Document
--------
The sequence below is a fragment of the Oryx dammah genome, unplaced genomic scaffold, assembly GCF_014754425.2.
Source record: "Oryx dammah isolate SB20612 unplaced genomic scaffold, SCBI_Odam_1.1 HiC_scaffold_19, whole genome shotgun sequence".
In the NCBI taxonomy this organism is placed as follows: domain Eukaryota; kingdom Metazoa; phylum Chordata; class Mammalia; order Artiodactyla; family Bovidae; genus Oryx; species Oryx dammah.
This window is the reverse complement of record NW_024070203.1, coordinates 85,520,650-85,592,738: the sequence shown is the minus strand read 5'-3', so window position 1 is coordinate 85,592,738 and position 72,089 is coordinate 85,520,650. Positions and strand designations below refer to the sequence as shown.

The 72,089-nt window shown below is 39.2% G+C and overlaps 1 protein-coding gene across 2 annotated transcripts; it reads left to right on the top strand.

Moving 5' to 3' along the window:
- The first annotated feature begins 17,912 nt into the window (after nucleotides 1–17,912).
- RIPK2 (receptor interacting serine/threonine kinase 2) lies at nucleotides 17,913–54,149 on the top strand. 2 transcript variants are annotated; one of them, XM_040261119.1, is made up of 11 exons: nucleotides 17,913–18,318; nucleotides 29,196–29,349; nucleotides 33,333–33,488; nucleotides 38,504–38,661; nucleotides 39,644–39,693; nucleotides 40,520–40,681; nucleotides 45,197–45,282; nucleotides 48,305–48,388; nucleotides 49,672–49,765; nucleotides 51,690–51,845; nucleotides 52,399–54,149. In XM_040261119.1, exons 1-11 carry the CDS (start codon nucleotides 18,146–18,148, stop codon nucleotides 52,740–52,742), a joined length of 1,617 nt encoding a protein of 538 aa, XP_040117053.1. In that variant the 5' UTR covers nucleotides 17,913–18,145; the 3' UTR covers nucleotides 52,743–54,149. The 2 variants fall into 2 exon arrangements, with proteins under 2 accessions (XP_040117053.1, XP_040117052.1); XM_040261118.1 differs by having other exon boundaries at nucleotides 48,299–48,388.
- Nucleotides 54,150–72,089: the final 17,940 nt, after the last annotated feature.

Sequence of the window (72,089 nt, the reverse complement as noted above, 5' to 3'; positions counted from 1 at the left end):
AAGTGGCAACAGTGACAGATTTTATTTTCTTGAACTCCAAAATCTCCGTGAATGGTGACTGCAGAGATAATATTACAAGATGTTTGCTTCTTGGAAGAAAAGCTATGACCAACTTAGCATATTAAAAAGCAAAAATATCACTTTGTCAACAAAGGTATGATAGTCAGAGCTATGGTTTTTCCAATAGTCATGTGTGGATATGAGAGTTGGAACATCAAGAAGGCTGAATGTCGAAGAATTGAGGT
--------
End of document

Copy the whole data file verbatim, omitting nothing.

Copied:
The sequence below is a fragment of the Oryx dammah genome, unplaced genomic scaffold, assembly GCF_014754425.2.
Source record: "Oryx dammah isolate SB20612 unplaced genomic scaffold, SCBI_Odam_1.1 HiC_scaffold_19, whole genome shotgun sequence".
In the NCBI taxonomy this organism is placed as follows: domain Eukaryota; kingdom Metazoa; phylum Chordata; class Mammalia; order Artiodactyla; family Bovidae; genus Oryx; species Oryx dammah.
This window is the reverse complement of record NW_024070203.1, coordinates 85,520,650-85,592,738: the sequence shown is the minus strand read 5'-3', so window position 1 is coordinate 85,592,738 and position 72,089 is coordinate 85,520,650. Positions and strand designations below refer to the sequence as shown.

The 72,089-nt window shown below is 39.2% G+C and overlaps 1 protein-coding gene across 2 annotated transcripts; it reads left to right on the top strand.

Moving 5' to 3' along the window:
- The first annotated feature begins 17,912 nt into the window (after nucleotides 1–17,912).
- RIPK2 (receptor interacting serine/threonine kinase 2) lies at nucleotides 17,913–54,149 on the top strand. 2 transcript variants are annotated; one of them, XM_040261119.1, is made up of 11 exons: nucleotides 17,913–18,318; nucleotides 29,196–29,349; nucleotides 33,333–33,488; nucleotides 38,504–38,661; nucleotides 39,644–39,693; nucleotides 40,520–40,681; nucleotides 45,197–45,282; nucleotides 48,305–48,388; nucleotides 49,672–49,765; nucleotides 51,690–51,845; nucleotides 52,399–54,149. In XM_040261119.1, exons 1-11 carry the CDS (start codon nucleotides 18,146–18,148, stop codon nucleotides 52,740–52,742), a joined length of 1,617 nt encoding a protein of 538 aa, XP_040117053.1. In that variant the 5' UTR covers nucleotides 17,913–18,145; the 3' UTR covers nucleotides 52,743–54,149. The 2 variants fall into 2 exon arrangements, with proteins under 2 accessions (XP_040117053.1, XP_040117052.1); XM_040261118.1 differs by having other exon boundaries at nucleotides 48,299–48,388.
- Nucleotides 54,150–72,089: the final 17,940 nt, after the last annotated feature.

Sequence of the window (72,089 nt, the reverse complement as noted above, 5' to 3'; positions counted from 1 at the left end):
AAGTGGCAACAGTGACAGATTTTATTTTCTTGAACTCCAAAATCTCCGTGAATGGTGACTGCAGAGATAATATTACAAGATGTTTGCTTCTTGGAAGAAAAGCTATGACCAACTTAGCATATTAAAAAGCAAAAATATCACTTTGTCAACAAAGGTATGATAGTCAGAGCTATGGTTTTTCCAATAGTCATGTGTGGATATGAGAGTTGGAACATCAAGAAGGCTGAATGTCGAAGAATTGAGGT